This photograph was found in a part of four photograph albums named Burma, Penang, and China in the 1920s: Four photograph albums. It was made by George Wesr Philleo in 1917 and 1924. Each photograph in these albums originated from either Burma, Penang, or China however, this photograph specifically comes from Burma. This picture depicts a worker riding on top of an elephant who seems to be transporting logs. The terrain is bumpy and there are three people in the background of the picture observing. The elephant is transporting the log using its trunk and seems to be ridden using a saddle of some sort which is hooked around its front.
Illustrated in this image is a photo of a handler riding an elephant who is seemingly carrying a log. This seems to be a working elephant and upon further research, these are known as Timber Elephants. According to the Myanmar Timber Elephant Project, these are semi captive elephants who are used to extract Myanmar timber in the mountainous areas. This is important because at the time, Burma exported at least 75% of the world’s teak and was depended on for forestry. This image captures what the day-to-day life was for locals in the area because it was so common to utilize these elephants for logs. Even though the machinery industry was increasing at this time, Burma decided that utilizing these elephants was more efficient due to its mountains. These elephants were known to reside in forest camps where elephants were free to roam yet still significant to its logging industry. Known as timber elephants, their main job was to push logs and extract timber. This photo seems to be important towards Burma history because they are known for their logging industry and these elephants play a big role in that. Their rocky terrain leaves it challenging to operate heavy machinery and instead replaced with elephants that were trained to drag logs from one location to another.
The role of elephants in Burma, now known as Myanmar, was not always used as a means of transportation or for the work industry. They were once looked up to and regarded as sacred. White elephants represent royalty in Myanmar and their traditional belief was that they symbolized power, peace, and good fortune (Wion, 2023). Though not exactly shown in the image, elephants were very respected in Myanmar. We have covered religion in Myanmar briefly in lecture and while that was talking about Southeast Asia as a whole, this shows the in depth specifics in regards to Myanmar. The elephant itself plays a huge role in Buddhism and is regarded as wise. They are believed to be powerful beings that could evoke a clear state of mind. About 87.9% of the Burmese population are Buddhist which means that the majority of their population are well aware of the significance of the elephant. This respected animal has done a lot for the country of Myanmar and its elephants are treated as such. Elephants in these forest camps live twice as long as elephants in zoos. They are treated humanely and allowed to roam freely through the jungle. There are strong elephant labor codes that prevent the overuse of elephants and are given heavy medical care.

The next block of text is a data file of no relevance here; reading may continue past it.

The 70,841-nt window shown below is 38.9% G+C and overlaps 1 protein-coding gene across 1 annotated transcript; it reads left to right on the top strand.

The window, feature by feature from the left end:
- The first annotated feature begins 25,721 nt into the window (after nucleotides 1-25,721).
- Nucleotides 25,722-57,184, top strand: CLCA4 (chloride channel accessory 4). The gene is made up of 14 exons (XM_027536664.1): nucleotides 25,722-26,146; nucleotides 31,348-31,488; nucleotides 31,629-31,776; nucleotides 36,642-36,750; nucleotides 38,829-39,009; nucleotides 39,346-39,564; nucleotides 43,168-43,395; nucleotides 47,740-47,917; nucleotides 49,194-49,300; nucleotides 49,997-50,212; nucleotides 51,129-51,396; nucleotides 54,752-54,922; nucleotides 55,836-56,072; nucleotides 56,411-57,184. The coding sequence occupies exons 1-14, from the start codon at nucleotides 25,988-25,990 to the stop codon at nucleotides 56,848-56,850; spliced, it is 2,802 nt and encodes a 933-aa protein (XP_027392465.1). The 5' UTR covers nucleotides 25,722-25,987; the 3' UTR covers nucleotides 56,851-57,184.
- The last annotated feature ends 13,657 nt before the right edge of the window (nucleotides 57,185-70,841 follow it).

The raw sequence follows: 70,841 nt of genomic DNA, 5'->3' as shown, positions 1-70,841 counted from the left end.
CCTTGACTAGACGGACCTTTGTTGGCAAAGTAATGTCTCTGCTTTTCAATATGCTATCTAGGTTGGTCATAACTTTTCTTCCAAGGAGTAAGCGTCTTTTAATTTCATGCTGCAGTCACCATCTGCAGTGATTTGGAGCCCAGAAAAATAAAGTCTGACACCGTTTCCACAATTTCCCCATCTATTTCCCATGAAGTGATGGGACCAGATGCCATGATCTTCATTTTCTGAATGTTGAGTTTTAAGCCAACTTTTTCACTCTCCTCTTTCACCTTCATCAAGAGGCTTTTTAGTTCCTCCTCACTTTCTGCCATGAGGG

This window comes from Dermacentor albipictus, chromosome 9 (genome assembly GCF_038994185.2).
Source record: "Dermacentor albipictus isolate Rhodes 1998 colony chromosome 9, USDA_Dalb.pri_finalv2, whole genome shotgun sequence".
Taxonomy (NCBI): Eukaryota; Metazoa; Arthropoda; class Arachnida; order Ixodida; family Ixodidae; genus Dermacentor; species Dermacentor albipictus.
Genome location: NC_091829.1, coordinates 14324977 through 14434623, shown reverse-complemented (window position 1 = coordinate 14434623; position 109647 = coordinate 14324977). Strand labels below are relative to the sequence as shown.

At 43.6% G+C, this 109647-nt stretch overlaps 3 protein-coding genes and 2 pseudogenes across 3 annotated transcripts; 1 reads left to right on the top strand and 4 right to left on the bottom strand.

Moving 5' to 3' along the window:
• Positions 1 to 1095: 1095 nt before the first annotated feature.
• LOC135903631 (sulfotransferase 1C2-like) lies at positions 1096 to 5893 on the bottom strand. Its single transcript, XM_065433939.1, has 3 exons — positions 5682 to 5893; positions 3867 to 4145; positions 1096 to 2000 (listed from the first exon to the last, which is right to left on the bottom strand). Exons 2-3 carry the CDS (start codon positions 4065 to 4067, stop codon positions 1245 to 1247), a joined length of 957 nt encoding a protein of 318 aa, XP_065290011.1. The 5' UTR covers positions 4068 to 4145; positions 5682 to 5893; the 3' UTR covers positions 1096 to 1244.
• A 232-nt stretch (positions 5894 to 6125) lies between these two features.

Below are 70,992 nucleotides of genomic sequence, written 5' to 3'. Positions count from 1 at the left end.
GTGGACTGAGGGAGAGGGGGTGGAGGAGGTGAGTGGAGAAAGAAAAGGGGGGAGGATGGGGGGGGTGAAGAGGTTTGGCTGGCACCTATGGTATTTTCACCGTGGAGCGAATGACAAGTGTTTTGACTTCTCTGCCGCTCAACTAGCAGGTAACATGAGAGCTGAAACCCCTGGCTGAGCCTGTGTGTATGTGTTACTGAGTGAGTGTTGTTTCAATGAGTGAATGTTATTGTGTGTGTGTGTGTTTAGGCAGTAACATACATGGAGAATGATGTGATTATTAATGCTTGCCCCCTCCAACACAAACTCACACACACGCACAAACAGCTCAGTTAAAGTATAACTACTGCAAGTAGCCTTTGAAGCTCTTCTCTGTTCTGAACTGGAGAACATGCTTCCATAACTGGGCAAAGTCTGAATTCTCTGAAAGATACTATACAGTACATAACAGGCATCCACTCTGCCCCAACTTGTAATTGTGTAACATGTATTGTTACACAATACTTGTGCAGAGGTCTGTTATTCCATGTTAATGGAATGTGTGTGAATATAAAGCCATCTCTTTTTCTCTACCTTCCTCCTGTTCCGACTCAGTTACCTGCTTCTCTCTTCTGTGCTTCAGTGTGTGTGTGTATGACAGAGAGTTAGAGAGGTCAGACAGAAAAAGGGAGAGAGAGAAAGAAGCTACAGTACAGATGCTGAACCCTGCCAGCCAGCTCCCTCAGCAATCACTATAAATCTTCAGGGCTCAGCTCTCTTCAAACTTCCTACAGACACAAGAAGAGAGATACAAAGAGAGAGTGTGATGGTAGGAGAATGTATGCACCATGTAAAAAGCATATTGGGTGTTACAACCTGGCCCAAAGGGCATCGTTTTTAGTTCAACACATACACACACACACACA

From this photo, I can take away that logging is a big industry in Burma. However, this raises some concerns for the future of the location. Deforestation is a big problem in many places where industries are large and areas are not protected. According to Big Think, Myanmar had a problem with its shrinking forests. Forests originally covered 63% of Myanmar however, only 38% of their forests have good forest cover after deforestation. Due to this, the Myanmar government restricted timber exports in order to save and preserve its forests. Though this action was good for the environment, it was not as good for the elephants. Due to decreased logging, not as many elephants were needed which led to them being sold or easily irate. Government owned elephants were still allowed to work but ones owned privately had to be sold. In the past, these elephants were treated well but after the logging industry decreased, some got sold to Thailand who did not treat these elephants as well. Instead of being semi-captive, they were used in tourist traps where they were used for tourist rides. Instead of seeing what this photograph portrays of a working elephant, some of these animals got fat and easily triggered which is not good for the elephant’s health.
Davis, Matt. “The Surprising Lives of Myanmar’s Logging Elephants.” Big Think, 19 Apr. 2022, https://bigthink.com/the-present/surprising-lives-of-myanmar-elephants/.
“Myanmar’s Extensive Forests Are Declining Rapidly Due to Political and Economic Change.” Smithsonian’s National Zoo, 21 June 2017, https://nationalzoo.si.edu/news/myanmars-extensive-forests-are-declining-rapidly-due-political-and-economic-change.
Sharma, Mukul. “Myanmar Junta Claims White Elephant as Good Omen, Legitimacy for Its Rule.” WION, 4 Jan. 2023, https://www.wionews.com/world/myanmar-military-asserts-white-elephant-as-good-omen-for-its-rule-549489.
“Timber Elephants.” Myanmar Timber Elephant Project, https://elephant-project.science/timber-elephants/.